Carpal Tunnel Syndrome (CTS) is the condition whereby people start to experience tingling and numbness of the hands. CTS is caused by an overgrown ligament at the base of the thumb-side of the hand, which compresses the nerve and results in a sore thumb joint (among other symptoms). People with carpal tunnel will experience tingling and numbing sensations, but only in the first three digits of their hands (thumb, forefinger, and middle finger). These carpal tunnel symptoms can sometimes cause restless sleep in more severe cases, with some sufferers waking up at night due to these sensations and shaking their hands out to regain feeling that does not always fully return. 

CTS is usually caused by the performance of highly repetitive motions. Traditionally, sufferers of CTS would be people operating heavy machinery and working with highly repetitive motions on assembly lines. However, increasingly, our modern way of living is seeing an increase in sufferers of CTS outside these types of jobs. The proliferation of digital devices such as computers, tablets, and smartphones in both professional and social capacities has led to increasing cases of carpal tunnel among people from a wider variety of occupations.

The swiping, typing and gaming movements used with phones and computers require our fingers to stretch and flex to unnatural positions. With heavy repetition over time, these actions can lead to swollen tendons in the carpal tunnel, resulting in median nerve pressure. Continued pressure on the median nerve can lead to carpal tunnel down the line.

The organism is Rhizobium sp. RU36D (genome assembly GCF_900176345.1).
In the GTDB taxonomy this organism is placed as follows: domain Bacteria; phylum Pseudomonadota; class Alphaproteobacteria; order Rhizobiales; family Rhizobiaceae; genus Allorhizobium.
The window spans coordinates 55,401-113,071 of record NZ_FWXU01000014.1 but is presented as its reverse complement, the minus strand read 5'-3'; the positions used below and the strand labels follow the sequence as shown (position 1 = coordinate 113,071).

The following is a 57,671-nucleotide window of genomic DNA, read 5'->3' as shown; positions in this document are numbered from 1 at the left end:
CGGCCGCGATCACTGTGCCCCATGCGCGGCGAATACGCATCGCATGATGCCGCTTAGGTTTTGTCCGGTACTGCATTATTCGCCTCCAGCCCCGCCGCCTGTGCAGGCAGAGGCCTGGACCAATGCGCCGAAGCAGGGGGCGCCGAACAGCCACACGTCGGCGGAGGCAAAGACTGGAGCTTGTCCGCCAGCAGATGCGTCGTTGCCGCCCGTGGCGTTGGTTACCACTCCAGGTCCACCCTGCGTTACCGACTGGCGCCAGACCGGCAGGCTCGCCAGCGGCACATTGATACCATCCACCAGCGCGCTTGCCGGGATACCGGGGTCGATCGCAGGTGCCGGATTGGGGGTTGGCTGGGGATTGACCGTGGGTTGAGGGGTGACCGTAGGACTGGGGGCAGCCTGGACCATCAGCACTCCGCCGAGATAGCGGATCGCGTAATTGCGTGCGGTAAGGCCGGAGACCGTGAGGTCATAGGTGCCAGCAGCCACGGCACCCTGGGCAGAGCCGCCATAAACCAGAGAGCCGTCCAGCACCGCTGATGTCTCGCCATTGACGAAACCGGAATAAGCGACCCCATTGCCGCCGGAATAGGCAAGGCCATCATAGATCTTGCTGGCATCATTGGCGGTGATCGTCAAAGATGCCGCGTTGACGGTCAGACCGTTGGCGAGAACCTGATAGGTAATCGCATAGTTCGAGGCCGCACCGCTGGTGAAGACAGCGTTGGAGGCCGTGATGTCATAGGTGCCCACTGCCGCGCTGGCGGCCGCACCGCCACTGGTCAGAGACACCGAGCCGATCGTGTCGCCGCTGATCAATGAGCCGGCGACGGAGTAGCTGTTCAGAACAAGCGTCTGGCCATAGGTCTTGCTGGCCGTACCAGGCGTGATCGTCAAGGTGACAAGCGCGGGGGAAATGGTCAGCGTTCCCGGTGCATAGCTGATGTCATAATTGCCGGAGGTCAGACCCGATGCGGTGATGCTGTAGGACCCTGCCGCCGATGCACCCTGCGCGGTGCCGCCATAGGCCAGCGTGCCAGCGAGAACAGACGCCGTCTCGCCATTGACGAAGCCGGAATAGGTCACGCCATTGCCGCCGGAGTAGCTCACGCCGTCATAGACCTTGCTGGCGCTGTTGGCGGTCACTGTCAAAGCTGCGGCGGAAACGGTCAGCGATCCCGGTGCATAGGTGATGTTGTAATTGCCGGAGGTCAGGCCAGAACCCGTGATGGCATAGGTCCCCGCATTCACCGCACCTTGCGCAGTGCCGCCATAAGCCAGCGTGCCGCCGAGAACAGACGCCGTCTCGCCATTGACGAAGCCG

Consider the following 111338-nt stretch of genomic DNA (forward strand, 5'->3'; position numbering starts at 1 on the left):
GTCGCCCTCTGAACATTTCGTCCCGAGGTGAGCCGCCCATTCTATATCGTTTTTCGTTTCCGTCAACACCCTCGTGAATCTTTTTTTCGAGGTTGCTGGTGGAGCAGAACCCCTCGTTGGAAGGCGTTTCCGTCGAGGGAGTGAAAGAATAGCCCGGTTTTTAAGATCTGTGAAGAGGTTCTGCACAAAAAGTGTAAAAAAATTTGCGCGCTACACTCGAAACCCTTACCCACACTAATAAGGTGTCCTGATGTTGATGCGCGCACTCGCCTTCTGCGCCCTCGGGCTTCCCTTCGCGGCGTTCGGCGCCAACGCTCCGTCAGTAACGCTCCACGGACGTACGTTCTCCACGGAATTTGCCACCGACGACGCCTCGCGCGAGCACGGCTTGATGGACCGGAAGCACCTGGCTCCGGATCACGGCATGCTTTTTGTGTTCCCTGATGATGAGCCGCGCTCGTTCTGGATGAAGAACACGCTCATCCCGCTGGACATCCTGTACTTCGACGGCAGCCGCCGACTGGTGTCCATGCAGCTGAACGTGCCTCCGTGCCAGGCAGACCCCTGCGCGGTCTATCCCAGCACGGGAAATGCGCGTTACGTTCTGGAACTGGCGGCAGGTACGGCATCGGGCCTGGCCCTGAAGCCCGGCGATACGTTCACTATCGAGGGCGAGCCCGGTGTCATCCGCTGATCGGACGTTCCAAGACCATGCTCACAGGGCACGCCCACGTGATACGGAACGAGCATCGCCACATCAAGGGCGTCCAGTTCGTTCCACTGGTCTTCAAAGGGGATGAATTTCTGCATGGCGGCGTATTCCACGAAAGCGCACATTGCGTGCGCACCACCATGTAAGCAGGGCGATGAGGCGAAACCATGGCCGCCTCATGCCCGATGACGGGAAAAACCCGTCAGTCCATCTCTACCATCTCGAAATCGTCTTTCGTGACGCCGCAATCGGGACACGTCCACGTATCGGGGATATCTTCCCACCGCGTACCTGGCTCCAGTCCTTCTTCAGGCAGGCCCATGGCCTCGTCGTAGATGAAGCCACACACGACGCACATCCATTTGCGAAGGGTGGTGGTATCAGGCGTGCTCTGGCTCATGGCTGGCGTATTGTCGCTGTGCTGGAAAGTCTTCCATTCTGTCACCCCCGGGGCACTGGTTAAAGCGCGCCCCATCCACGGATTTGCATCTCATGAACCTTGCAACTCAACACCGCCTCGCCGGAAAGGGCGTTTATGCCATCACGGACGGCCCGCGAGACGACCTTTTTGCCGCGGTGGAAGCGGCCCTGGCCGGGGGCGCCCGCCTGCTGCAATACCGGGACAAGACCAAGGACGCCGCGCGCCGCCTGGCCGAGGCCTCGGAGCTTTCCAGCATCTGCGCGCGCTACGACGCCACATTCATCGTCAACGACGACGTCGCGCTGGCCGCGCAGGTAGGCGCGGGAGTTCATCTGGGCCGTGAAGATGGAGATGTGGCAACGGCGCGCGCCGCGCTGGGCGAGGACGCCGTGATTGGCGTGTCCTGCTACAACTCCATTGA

CTS can be treated in many ways. Simple splinting at night can go a long way to give the median nerve the rest that it needs to recover from the swelling and inflammation. If detected early and treatment sought quickly, CTS may resolve without surgery or other medical attention beyond a splint. If surgery is needed, the operation is minimally invasive and recovery time is relatively quick. Even some surgeons who have had the condition themselves have returned to practice after only 12 days post-surgery. Carpal tunnel is treatable, and surgery is not something to be afraid of. 

Since technology is clearly here to stay, it will be imperative for us to look at ways to prevent CTS. There are several ways you can proactively safeguard against technology-related CTS.

When using a computer, be mindful of your posture. Sit properly with your elbows by your sides, and your wrists straight and at the same height as the keyboard (not raised up or bent).

Take breaks. If you are playing a game on your phone or computer, make sure to give your hands a break from the repetitive motions required to play.

Stretch and strengthen. Flex, extend and rotate your wrist and fingers to reduce stress and strain on this area periodically and regularly.

Knowing what can potentially lead to CTS and taking actions to prevent it can help you avoid this peripheral nerve injury that appears to be on the rise. As the saying goes: “Prevention is better than the cure”.

*This article is not a replacement for professional medical advice.

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